A-B Trust: Definition, Function, and Tax Benefits in Estate Planning

A-B Trust: Definition, Function, and Tax Benefits in Estate Planning
Posted on 31-05-2023

"A-B Trust: Definition, Function, and Tax Benefits in Estate Planning"

An A-B trust, also known as a bypass trust or a credit shelter trust, is a type of trust arrangement commonly used in estate planning to maximize tax benefits for married couples. It is designed to take advantage of the estate tax exemption by allowing both spouses to fully utilize their individual exemptions, thereby reducing or eliminating potential estate tax liability upon the death of the surviving spouse.

Here's a breakdown of the A-B trust, including its definition, how it works, and the tax benefits it offers:

Definition: An A-B trust is a trust arrangement that divides a married couple's assets into two separate trusts: the "A" trust (also known as the "marital trust" or "survivor's trust") and the "B" trust (also known as the "bypass trust" or "credit shelter trust"). Upon the death of the first spouse, the couple's assets are split between these two trusts according to the terms outlined in their estate planning documents.

How It Works:

  1. Establishment: The A-B trust is typically established through a revocable living trust or as a testamentary trust within the couple's wills.
  2. Division of Assets: The couple's assets are divided into the A trust and the B trust. The A trust contains the surviving spouse's share of the assets, while the B trust holds the deceased spouse's share.
  3. Surviving Spouse's Rights: The surviving spouse has certain rights and access to the assets in the A trust, including the ability to use income generated by the trust and sometimes even the principal.
  4. Bypass Trust Restrictions: The assets in the B trust are typically restricted from the surviving spouse's control, with limited access to income and principal. This separation ensures that the assets in the B trust will not be subject to estate tax upon the surviving spouse's death.
  5. Distribution of Assets: Upon the surviving spouse's death, the assets in the A trust pass according to the designated beneficiaries or instructions outlined in the trust document. The assets in the B trust are distributed to the designated beneficiaries, often children or other family members.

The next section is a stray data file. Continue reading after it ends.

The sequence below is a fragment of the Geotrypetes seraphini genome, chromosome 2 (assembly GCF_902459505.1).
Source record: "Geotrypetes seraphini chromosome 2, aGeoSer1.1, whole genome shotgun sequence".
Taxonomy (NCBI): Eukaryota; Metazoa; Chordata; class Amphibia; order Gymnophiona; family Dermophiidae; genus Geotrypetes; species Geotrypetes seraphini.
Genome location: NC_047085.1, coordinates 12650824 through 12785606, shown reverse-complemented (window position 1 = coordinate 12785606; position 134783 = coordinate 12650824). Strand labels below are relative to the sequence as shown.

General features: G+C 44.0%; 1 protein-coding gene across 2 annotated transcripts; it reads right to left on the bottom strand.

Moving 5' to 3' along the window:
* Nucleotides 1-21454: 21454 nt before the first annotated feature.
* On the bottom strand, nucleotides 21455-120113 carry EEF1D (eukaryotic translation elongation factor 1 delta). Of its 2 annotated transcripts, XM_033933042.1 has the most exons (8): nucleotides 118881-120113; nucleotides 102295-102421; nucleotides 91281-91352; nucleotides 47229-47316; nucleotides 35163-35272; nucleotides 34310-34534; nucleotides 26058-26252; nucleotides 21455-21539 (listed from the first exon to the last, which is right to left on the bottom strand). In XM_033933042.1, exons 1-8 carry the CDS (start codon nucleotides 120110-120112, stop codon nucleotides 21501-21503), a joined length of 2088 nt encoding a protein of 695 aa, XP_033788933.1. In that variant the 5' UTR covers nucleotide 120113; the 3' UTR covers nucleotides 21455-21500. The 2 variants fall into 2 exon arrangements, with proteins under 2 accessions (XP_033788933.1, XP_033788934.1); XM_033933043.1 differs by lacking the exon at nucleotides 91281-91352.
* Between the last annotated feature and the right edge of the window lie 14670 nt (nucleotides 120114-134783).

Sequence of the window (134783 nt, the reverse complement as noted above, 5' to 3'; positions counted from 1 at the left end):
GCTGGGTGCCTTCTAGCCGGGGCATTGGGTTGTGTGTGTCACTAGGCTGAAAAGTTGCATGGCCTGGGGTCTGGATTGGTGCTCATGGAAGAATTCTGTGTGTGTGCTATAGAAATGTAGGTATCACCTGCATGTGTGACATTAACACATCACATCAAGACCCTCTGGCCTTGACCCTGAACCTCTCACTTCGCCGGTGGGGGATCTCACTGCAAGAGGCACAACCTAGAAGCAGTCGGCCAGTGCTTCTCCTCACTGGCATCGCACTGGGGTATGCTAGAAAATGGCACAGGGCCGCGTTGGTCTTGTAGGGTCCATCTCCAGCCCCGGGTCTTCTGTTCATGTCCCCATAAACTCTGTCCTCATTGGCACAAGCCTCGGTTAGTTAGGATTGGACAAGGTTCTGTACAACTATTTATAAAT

Tax Benefits: The A-B trust provides several tax benefits, including:

  1. Utilization of Estate Tax Exemption: By dividing assets between the A and B trusts, each spouse can fully utilize their individual estate tax exemptions. This approach effectively doubles the exemption amount and helps reduce or eliminate potential estate tax liability.
  2. Preservation of Portability: In the United States, the concept of portability allows the surviving spouse to utilize the deceased spouse's unused estate tax exemption. With an A-B trust, any unused exemption of the deceased spouse can be preserved in the B trust and used by the surviving spouse, maximizing the overall exemption available to the couple.
  3. Reduction of Future Estate Tax: The assets in the B trust are shielded from estate tax upon the surviving spouse's death since they are not included in the surviving spouse's estate. This can help reduce or eliminate estate tax liability for the combined estate of the couple.

It's important to note that estate tax laws and regulations can vary between jurisdictions, so it's advisable to consult with a qualified estate planning attorney or tax professional to ensure that an A-B trust is appropriate for your specific circumstances and to stay updated on any changes in tax laws that may impact the effectiveness of this strategy.

Additionally, while an A-B trust can provide tax benefits, it may also come with certain complexities and considerations, such as administrative costs, potential loss of step-up in cost basis for assets held in the B trust, and restrictions on the surviving spouse's control over the B trust assets. Therefore, careful planning and professional guidance are essential to determine if an A-B trust aligns with your estate planning goals.


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